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Consultant begins work on Austin’s zero waste plan

Monday, January 14, 2008 by Mark Richardson

Austin is well positioned to pursue a goal of Zero Waste, but there is much work yet to be done. That is the analysis of consultant Gary Liss of Gary Liss and Associates, hired by the city to help develop a plan to cut the city’s waste stream by as much as 90 percent.

 

Liss, a California-based consultant, did an initial tour of Austin’s recycling facilities this week and at last night’s Solid Waste Advisory Commission meeting, pronounced the city one of the best he has seen in terms of Zero Waste potential.

 

Austin already has many of the types of businesses and infrastructure needed for Zero Waste,” he said. “You have an excellent recycling program underway, and a variety of businesses that will help with the program.”

 

Liss is in town to begin a five to six-month process of developing Austin’s plan. He plans to hold public meeting to gather input during February, March and April, before submitting a draft of the plan in May. 

 

The definition of Zero Waste is not simply to recycle more, according to Liss. It’s a combination of  reduce, reuse and recycle.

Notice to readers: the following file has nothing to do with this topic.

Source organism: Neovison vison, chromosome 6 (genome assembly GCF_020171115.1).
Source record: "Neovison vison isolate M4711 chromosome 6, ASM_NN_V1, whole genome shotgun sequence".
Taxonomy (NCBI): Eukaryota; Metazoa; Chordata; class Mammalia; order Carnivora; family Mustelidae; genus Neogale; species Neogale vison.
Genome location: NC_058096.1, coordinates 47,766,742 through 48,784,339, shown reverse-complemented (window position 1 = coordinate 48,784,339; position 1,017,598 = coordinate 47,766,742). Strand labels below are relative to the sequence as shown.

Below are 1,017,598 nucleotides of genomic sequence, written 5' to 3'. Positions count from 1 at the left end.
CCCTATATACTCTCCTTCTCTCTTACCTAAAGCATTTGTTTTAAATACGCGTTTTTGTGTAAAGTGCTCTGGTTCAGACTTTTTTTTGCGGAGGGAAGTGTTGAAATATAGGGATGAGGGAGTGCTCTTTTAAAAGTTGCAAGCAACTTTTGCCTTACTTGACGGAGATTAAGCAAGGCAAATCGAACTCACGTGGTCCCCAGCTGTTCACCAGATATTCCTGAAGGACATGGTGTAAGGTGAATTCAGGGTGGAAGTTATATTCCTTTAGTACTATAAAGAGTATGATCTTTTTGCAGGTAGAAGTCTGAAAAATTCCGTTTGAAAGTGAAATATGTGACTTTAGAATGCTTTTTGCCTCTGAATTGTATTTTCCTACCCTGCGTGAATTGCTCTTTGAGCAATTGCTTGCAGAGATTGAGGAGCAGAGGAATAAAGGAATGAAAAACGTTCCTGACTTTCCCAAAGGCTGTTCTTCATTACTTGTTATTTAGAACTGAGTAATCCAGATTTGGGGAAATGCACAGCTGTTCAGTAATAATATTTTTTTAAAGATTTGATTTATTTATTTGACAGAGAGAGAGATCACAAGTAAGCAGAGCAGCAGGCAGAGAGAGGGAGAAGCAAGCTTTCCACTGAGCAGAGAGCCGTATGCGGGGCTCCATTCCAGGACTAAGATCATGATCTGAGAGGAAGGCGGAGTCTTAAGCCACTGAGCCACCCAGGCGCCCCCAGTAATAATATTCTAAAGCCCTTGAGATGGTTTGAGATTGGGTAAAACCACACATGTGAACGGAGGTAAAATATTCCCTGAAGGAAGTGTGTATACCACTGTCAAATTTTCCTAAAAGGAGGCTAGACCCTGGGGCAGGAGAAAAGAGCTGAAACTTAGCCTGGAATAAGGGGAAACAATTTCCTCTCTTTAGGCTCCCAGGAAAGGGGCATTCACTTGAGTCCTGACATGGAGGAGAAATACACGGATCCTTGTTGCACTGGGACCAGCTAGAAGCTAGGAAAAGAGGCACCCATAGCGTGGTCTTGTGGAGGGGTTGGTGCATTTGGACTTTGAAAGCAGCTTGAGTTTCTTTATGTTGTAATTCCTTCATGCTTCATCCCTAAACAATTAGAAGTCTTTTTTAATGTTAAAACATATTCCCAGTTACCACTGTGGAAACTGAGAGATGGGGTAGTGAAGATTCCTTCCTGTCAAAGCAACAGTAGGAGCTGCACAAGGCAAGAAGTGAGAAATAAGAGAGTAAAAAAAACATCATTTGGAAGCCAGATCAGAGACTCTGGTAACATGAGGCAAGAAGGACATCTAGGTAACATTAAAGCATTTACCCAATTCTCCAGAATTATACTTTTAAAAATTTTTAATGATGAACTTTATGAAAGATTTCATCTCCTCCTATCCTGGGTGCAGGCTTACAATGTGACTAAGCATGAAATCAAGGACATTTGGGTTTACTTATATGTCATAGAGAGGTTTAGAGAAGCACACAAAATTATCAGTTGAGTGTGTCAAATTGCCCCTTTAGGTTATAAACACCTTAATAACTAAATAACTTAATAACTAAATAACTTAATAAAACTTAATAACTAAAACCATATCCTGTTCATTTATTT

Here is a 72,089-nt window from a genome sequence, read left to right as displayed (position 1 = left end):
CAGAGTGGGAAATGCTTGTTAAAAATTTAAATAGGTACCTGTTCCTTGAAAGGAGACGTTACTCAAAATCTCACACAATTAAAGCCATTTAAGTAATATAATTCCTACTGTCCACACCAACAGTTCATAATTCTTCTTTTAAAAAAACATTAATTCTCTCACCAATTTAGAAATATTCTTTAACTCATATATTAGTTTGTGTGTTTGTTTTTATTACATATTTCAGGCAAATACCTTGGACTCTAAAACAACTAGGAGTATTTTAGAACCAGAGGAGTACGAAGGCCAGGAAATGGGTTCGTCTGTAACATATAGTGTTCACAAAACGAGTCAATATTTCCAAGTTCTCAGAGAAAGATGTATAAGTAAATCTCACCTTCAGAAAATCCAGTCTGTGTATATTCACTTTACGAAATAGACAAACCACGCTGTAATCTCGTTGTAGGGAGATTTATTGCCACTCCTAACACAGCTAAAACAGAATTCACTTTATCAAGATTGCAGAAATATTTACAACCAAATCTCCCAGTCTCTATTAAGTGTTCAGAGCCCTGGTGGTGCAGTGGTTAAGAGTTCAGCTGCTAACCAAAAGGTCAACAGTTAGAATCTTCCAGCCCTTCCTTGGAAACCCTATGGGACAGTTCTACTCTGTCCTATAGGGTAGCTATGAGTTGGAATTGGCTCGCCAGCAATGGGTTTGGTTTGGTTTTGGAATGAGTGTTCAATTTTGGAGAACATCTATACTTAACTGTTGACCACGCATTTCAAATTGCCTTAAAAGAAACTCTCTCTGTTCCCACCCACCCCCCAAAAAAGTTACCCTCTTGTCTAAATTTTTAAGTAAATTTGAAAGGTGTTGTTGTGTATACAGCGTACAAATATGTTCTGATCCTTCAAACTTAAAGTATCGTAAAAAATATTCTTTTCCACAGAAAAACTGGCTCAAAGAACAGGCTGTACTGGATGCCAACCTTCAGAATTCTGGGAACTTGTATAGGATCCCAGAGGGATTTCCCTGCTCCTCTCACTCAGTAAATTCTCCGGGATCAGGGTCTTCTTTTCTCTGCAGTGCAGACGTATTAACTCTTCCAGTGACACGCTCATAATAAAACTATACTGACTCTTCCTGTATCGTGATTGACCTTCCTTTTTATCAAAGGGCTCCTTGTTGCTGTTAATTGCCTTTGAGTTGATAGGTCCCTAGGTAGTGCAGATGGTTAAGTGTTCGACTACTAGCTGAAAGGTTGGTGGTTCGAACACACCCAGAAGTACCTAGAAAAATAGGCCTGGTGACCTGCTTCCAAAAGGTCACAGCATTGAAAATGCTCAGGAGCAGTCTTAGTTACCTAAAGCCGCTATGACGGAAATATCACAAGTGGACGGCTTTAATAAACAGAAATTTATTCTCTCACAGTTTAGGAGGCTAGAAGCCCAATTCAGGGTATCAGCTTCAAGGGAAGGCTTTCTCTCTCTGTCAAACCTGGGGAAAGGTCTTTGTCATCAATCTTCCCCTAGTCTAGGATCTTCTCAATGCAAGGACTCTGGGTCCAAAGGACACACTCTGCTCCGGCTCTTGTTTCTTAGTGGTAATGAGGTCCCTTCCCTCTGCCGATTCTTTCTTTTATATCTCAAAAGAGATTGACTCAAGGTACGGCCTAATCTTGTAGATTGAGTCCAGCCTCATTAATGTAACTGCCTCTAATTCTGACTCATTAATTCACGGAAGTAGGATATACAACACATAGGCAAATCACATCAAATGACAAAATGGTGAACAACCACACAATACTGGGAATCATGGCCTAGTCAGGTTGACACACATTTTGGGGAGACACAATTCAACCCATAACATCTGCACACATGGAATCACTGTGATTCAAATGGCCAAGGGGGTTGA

“We want to mimic nature,” he said. “Everything in nature is eventually a resource for something else. We have to look at our waste stream as a resource in order to stop the flow of waste into our landfills. We have to look at reusing materials first.”

 

Liss said that it is virtually impossible to limit all materials going into the landfill, so he said maybe it is more accurate to say “Zero Waste, or darn close!”

Most Zero Waste programs he has worked with have set an ultimate goal of a 90 percent reduction in material to the landfill.

 

He said any plan Austin adopts will need to:

  • Improve recycling and composting;
  • Develop new rules and incentives for handling waste;
  • Preserve land for green industries;
  • Make manufacturers responsible for their products; and
  • Educate and advocate to the public for Zero Waste.

Austin’s plan for a single-stream recycling system is a major step in that direction, according to Richard Anthony, a Liss associate. However, he said ultimately, Austin needs to shift from waste management to resource management.

 

“A resolution is not enough,” Anthony said. “You have to adopt goals and a plan to implement them. You have to develop a local or even a regional framework to develop the businesses that will make Zero Waste happen.”

 

Dates for the public input meetings in February, March and April have not been determined.

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